Multiple medals at the World Figure Skating Championships are rare for the United States. This year's team could reverse that trend.
And there couldn't be a better time than in a pre-Olympic season.
Two-time defending champion Nathan Chen and fellow American Vincent Zhou both made the podium in 2019, the last time worlds were held. Madison Hubbell and Zach Donohue collected bronze in ice dance.
U.S. skaters have a strong chance of exceeding that total in Stockholm this week, maybe even with a possible women's medal considering the improvement by two-time national champ Bradie Tennell and some uncertainty about the normally dominant Russians. The last U.S. medal in women's competition was Ashley Wagner's silver in 2016.
“As most skating fans know, the ladies event is all about the talent of Russia and Japan,” says Johnny Weir, a three-time U.S. champion and now NBC's analyst, along with 1998 Olympics winner Tara Lipinski. “The most important thing for Bradie Tennell and Karen Chen to do is to finish as high as possible so Team USA might get three spots at the Olympics next February. Both U.S. ladies are impeccable in so many ways: Bradie Tennell has brilliant consistency and poise under pressure, where Karen skates with such beauty and flow. But challenging for the podium will be tough.”
Not impossible, Lipinski believes.
“Going into worlds last year,” she says of the Montreal event canceled because of the coronavirus pandemic, “it really looked like it was going to be a Russian podium sweep. This year, there is a little more room at the top. Japan has a solid chance at the podium with Rika Kihira. But my prediction for the gold is Anna Shcherbakova with her incredible consistency and tenacity she’s shown throughout this season. As for the American ladies, Bradie Tennell is in peak form and I think she will have her best worlds result to date.”
The two biggest rivalries, friendly as they are, will involve Americans. Chen and two-time Olympic gold medalist Yuzuru Hanyu of Japan stand (and leap) high above the rest of the men's field, with Zhou in solid shape for a bronze. Hubbell and Donohue figure to be tested by Madison Chock and Evan Bates, with whom they have swapped U.S. titles in recent years.
“We have been waiting for this showdown between Hanyu and Chen for quite a while now,” says Weir, who along with Lipinski and Terry Gannon will call the event from the NBC Sports studios in Connecticut, with coverage on the main network, NBCSN and the Peacock streaming service. "It's 12 months later than expected but nonetheless I expect it to be epic.
“I am excited to see Vincent compete as he tries to regain another world medal. He looked superb at nationals and is on the ascent. I wouldn’t be surprised to see a set of statement-making performances from him.”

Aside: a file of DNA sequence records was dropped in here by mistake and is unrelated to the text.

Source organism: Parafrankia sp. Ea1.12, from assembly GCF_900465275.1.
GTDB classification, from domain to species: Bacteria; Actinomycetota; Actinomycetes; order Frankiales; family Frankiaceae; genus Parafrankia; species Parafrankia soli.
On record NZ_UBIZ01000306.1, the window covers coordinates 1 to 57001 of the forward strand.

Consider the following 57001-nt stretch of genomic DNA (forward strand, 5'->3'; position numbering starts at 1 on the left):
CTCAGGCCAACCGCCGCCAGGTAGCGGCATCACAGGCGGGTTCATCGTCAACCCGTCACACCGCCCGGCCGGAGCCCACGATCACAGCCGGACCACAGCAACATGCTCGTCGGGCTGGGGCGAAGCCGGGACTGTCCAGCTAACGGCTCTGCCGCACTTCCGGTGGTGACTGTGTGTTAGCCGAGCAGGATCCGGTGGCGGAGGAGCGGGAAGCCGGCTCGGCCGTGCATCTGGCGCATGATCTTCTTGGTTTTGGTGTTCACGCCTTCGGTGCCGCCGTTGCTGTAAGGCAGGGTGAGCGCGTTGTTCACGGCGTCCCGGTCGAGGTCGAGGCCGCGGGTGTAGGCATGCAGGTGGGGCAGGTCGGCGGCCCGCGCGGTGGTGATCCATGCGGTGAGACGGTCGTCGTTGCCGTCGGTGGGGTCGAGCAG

The U.S. ice dancers should benefit from the absence of France's Gabriella Papadakis and Guillaume Cizeron, who have won four world crowns. Hubbell and Donohue edged Chock and Bates in January at nationals, reversing the finish for each couple in 2019.
“Ice dancing could see two medals for Team USA,” Lipinski says. “Madison Chock and Evan Bates have only competed once this season, where Madison Hubbell and Zach Donohue have been stellar in their events, and I think the momentum is in their favor. Both teams bring something exceptional and unique to the ice and I’m excited to see them take on the world.”
Pairs, in which the last U.S. couple to medal at worlds came in 2002, is a long shot. The new pairing of Brandon Frazier and Alexa Knierim, whose husband Chris retired after last season, has been formidable. Knierim/Frazier won nationals handily, but measuring up to the top Chinese and Russians, among others, will be a major challenge.
These pre-Olympics worlds determine the number of spots each country will have for the Beijing Games. The Americans are hoping to get the maximum three in each discipline, with both men's and ice dance very likely to achieve that.
“As difficult and daunting as this task looks,” Lipinski says, "I believe these athletes are prepared and ready to take this on. This is what athletes are best at, this is what they train for. You train for all different types of scenarios and prepare for the unexpected.
“This sport even without a pandemic is unpredictable and I don’t doubt these skaters have had a plan in place for a while now to ready themselves for this event. I know all these skaters are just so excited to have the opportunity to compete again.”